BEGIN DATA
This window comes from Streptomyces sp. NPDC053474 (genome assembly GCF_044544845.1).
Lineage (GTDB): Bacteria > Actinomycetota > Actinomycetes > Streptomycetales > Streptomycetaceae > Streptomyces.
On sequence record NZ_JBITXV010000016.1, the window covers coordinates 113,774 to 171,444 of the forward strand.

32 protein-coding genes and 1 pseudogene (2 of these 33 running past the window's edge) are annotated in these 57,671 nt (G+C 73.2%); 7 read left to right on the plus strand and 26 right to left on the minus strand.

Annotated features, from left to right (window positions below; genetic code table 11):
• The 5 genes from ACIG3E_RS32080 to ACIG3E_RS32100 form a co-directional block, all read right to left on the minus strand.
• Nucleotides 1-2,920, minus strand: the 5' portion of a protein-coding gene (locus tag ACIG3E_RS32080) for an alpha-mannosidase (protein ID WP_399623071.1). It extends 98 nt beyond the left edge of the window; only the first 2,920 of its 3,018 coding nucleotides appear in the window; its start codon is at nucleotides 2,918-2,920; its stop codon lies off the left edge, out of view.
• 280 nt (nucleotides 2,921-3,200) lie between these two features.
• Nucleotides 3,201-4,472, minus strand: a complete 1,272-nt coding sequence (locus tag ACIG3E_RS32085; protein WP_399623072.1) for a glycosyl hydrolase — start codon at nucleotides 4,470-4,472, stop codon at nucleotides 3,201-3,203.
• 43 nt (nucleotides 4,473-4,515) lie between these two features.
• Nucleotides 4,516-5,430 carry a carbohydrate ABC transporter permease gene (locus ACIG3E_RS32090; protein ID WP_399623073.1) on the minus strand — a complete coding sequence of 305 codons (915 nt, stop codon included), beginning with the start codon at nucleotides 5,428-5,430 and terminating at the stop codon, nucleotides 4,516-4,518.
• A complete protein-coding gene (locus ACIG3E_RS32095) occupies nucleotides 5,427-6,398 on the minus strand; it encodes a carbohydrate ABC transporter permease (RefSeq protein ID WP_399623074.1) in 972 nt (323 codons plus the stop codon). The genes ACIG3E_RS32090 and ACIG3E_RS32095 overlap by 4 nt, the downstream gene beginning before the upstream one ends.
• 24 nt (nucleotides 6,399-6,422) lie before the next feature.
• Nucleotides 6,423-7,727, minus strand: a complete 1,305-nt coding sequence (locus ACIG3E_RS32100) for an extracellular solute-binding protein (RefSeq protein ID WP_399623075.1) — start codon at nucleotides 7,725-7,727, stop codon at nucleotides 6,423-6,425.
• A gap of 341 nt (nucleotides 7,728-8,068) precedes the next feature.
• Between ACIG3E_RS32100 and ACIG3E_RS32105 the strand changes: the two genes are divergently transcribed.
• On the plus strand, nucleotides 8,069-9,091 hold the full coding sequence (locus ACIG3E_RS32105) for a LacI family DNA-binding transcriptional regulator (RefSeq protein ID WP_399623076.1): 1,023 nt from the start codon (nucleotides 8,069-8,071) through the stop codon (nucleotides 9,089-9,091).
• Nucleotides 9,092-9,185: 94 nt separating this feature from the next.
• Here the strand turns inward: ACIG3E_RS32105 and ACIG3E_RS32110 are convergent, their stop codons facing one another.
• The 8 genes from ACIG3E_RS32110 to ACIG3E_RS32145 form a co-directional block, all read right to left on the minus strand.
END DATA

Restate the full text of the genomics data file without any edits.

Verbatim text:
This window comes from Streptomyces sp. NPDC053474 (genome assembly GCF_044544845.1).
Lineage (GTDB): Bacteria > Actinomycetota > Actinomycetes > Streptomycetales > Streptomycetaceae > Streptomyces.
On sequence record NZ_JBITXV010000016.1, the window covers coordinates 113,774 to 171,444 of the forward strand.

32 protein-coding genes and 1 pseudogene (2 of these 33 running past the window's edge) are annotated in these 57,671 nt (G+C 73.2%); 7 read left to right on the plus strand and 26 right to left on the minus strand.

Annotated features, from left to right (window positions below; genetic code table 11):
• The 5 genes from ACIG3E_RS32080 to ACIG3E_RS32100 form a co-directional block, all read right to left on the minus strand.
• Nucleotides 1-2,920, minus strand: the 5' portion of a protein-coding gene (locus tag ACIG3E_RS32080) for an alpha-mannosidase (protein ID WP_399623071.1). It extends 98 nt beyond the left edge of the window; only the first 2,920 of its 3,018 coding nucleotides appear in the window; its start codon is at nucleotides 2,918-2,920; its stop codon lies off the left edge, out of view.
• 280 nt (nucleotides 2,921-3,200) lie between these two features.
• Nucleotides 3,201-4,472, minus strand: a complete 1,272-nt coding sequence (locus tag ACIG3E_RS32085; protein WP_399623072.1) for a glycosyl hydrolase — start codon at nucleotides 4,470-4,472, stop codon at nucleotides 3,201-3,203.
• 43 nt (nucleotides 4,473-4,515) lie between these two features.
• Nucleotides 4,516-5,430 carry a carbohydrate ABC transporter permease gene (locus ACIG3E_RS32090; protein ID WP_399623073.1) on the minus strand — a complete coding sequence of 305 codons (915 nt, stop codon included), beginning with the start codon at nucleotides 5,428-5,430 and terminating at the stop codon, nucleotides 4,516-4,518.
• A complete protein-coding gene (locus ACIG3E_RS32095) occupies nucleotides 5,427-6,398 on the minus strand; it encodes a carbohydrate ABC transporter permease (RefSeq protein ID WP_399623074.1) in 972 nt (323 codons plus the stop codon). The genes ACIG3E_RS32090 and ACIG3E_RS32095 overlap by 4 nt, the downstream gene beginning before the upstream one ends.
• 24 nt (nucleotides 6,399-6,422) lie before the next feature.
• Nucleotides 6,423-7,727, minus strand: a complete 1,305-nt coding sequence (locus ACIG3E_RS32100) for an extracellular solute-binding protein (RefSeq protein ID WP_399623075.1) — start codon at nucleotides 7,725-7,727, stop codon at nucleotides 6,423-6,425.
• A gap of 341 nt (nucleotides 7,728-8,068) precedes the next feature.
• Between ACIG3E_RS32100 and ACIG3E_RS32105 the strand changes: the two genes are divergently transcribed.
• On the plus strand, nucleotides 8,069-9,091 hold the full coding sequence (locus ACIG3E_RS32105) for a LacI family DNA-binding transcriptional regulator (RefSeq protein ID WP_399623076.1): 1,023 nt from the start codon (nucleotides 8,069-8,071) through the stop codon (nucleotides 9,089-9,091).
• Nucleotides 9,092-9,185: 94 nt separating this feature from the next.
• Here the strand turns inward: ACIG3E_RS32105 and ACIG3E_RS32110 are convergent, their stop codons facing one another.
• The 8 genes from ACIG3E_RS32110 to ACIG3E_RS32145 form a co-directional block, all read right to left on the minus strand.